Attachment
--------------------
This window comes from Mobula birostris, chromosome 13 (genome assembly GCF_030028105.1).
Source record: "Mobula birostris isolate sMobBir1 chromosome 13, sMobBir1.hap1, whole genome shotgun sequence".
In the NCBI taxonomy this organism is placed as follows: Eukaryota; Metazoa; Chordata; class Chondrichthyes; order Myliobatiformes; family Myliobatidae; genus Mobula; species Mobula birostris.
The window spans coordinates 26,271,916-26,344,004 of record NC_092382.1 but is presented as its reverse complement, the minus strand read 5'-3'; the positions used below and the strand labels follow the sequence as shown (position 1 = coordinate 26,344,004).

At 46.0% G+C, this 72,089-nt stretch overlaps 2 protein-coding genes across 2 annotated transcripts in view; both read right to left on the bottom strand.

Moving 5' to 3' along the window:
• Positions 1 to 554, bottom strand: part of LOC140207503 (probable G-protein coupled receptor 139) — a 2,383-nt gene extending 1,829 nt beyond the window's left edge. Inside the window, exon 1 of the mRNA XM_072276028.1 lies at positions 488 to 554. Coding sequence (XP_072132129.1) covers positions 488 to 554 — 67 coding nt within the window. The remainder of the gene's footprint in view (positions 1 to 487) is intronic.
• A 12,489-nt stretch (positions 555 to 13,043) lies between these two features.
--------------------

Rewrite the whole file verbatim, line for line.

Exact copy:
This window comes from Mobula birostris, chromosome 13 (genome assembly GCF_030028105.1).
Source record: "Mobula birostris isolate sMobBir1 chromosome 13, sMobBir1.hap1, whole genome shotgun sequence".
In the NCBI taxonomy this organism is placed as follows: Eukaryota; Metazoa; Chordata; class Chondrichthyes; order Myliobatiformes; family Myliobatidae; genus Mobula; species Mobula birostris.
The window spans coordinates 26,271,916-26,344,004 of record NC_092382.1 but is presented as its reverse complement, the minus strand read 5'-3'; the positions used below and the strand labels follow the sequence as shown (position 1 = coordinate 26,344,004).

At 46.0% G+C, this 72,089-nt stretch overlaps 2 protein-coding genes across 2 annotated transcripts in view; both read right to left on the bottom strand.

Moving 5' to 3' along the window:
• Positions 1 to 554, bottom strand: part of LOC140207503 (probable G-protein coupled receptor 139) — a 2,383-nt gene extending 1,829 nt beyond the window's left edge. Inside the window, exon 1 of the mRNA XM_072276028.1 lies at positions 488 to 554. Coding sequence (XP_072132129.1) covers positions 488 to 554 — 67 coding nt within the window. The remainder of the gene's footprint in view (positions 1 to 487) is intronic.
• A 12,489-nt stretch (positions 555 to 13,043) lies between these two features.